School of Engineering

Medical and Biological Engineering Research Group

Welcome ...

The MBE Group’s expertise lies in modelling and simulation in biomechanics and biomedical engineering applied in particular to understand the mechanobiology of bone, and use of those techniques in predictive biology.

This includes: (1) at the cellular level – modelling of the osteocyte network and its control of the mechanotransduction, modelling of the bone remodelling cycle and modelling of bone diseases; (2) at the tissue level – modelling the basic (re)modelling processes of bone, and modelling the effect of changes in musculoskeletal function on osteoporosis and in Perthes’ disease; and (3) at the organ level – modelling the biomechanics of skulls, including various primate, lizard, pig, sheep, rabbit and rodent skulls. See our research pages.

The long term goal of the work is to develop a fully integrated multiscale model of bone. As part of that work we are developing our own voxel-based finite element software VOX-FE, for the analysis of very large-scale, high-resolution models of bone structures.

Current and recent supporters of our research include Action Medical Research, BBSRC, Department of Health, EPSRC, Leverhulme, MRC, NERC, OSPREY, the Royal Academy of Engineering and the Royal Society.

Latest news  REF2014 logo

In the recent REF2014 exercise, over 85% of our publications were judged to be 'world leading' or 'internationally excellent'. 

Latest publications

  • PJ Watson, F Gröning, N Curtis, L Fitton, A Herrel, S McCormack, MJ Fagan. 2014. Multi-body dynamics modelling of the rabbit skull. Journal of the Royal Society Interface 6:11, 20140564. LINK (open access)
  • SW McCormack, U Witzel, PJ Watson, MJ Fagan, F Gröning. 2014. The biomechanical function of periodontal ligament fibres in orthodontic tooth movement. PLoS One 9:7 e102387. LINK (open access)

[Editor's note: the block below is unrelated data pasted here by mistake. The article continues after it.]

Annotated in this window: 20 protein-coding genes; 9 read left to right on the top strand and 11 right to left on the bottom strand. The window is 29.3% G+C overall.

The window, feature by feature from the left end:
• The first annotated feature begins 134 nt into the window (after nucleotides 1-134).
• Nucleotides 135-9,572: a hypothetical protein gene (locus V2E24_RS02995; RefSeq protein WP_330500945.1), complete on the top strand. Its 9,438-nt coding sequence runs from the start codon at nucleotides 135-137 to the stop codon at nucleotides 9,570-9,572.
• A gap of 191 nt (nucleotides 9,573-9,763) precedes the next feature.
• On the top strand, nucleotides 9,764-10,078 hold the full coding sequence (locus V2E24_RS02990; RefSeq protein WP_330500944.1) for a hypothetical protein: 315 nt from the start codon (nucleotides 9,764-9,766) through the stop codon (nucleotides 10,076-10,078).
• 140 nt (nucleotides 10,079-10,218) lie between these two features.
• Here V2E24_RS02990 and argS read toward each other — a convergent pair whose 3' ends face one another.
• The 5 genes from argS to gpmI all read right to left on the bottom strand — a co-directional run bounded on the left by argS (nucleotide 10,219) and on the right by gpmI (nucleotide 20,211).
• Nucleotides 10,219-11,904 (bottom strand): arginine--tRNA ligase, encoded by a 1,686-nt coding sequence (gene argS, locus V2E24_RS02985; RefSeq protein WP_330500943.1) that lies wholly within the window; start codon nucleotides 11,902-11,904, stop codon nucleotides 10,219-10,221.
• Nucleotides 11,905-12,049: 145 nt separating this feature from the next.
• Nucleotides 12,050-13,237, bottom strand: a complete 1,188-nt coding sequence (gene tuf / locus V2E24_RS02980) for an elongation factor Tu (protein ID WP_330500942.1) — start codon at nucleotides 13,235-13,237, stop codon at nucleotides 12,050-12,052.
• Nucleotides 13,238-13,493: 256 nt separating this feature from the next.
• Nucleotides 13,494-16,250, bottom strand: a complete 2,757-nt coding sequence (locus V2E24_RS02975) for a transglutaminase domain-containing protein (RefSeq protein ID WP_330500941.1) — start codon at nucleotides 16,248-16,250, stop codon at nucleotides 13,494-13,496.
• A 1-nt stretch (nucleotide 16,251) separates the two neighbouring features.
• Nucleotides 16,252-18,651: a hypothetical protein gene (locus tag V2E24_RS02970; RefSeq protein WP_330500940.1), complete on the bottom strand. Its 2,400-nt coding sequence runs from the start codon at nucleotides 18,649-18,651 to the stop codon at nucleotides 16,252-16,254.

• B Ji, R Patton, P Genever, D Putra, MJ Fagan. 2014. Mathematical modelling of the pathogenesis of multiple myeloma-induced bone disease. International Journal for Numerical Methods in Biomedical Engineering – in press. LINK (open access)
  • Porro LB, Ross CF, Iriarte-Diaz J, O'Reilly JC, Evans SE, Fagan MJ. 2014. In vivo cranial bone strain and bite force in the agamid lizard Uromastyx geyri. Journal of Experimental Biology 217, 1983-92. LINK (open access)
  • N Curtis, U Witzel, MJ Fagan. 2014. Development and 3D morphology of the zygomatico-temporal suture in primate skulls. Folia Primatologica, 85: 77-87. LINK (open access)  + open access supplementary information
  • G Gosselin, MJ Fagan. 2014. Effects of cervical muscle fatigue on the perception of the subjective vertical and horizontal. Accepted for publication: SpringerPlus (Biomedical and Life Sciences) 3:78. LINK (open access)
  • G Gosselin, MJ Fagan. 2014. The effects of cervical muscle fatigue on balance – a study with elite amateur rugby league players. Journal of Sports Science & Medicine 13:2 329-337. LINK (open access)
  • N Curtis, MEH Jones, SE Evans, P O’Higgins, MJ Fagan. 2013. Cranial sutures work collectively to distribute strain throughout the reptile skull. Journal of the Royal Society Interface 10:86, 20130442. LINK (open access)
  • F Gröning, MEH Jones, N Curtis, A Herrel, P O’Higgins, SE. Evans, MJ. Fagan. 2013. The importance of accurate muscle modelling for biomechanical analyses: a case study with a lizard skull. Journal of the Royal Society Interface 10:84, 20132016. LINK (open access)
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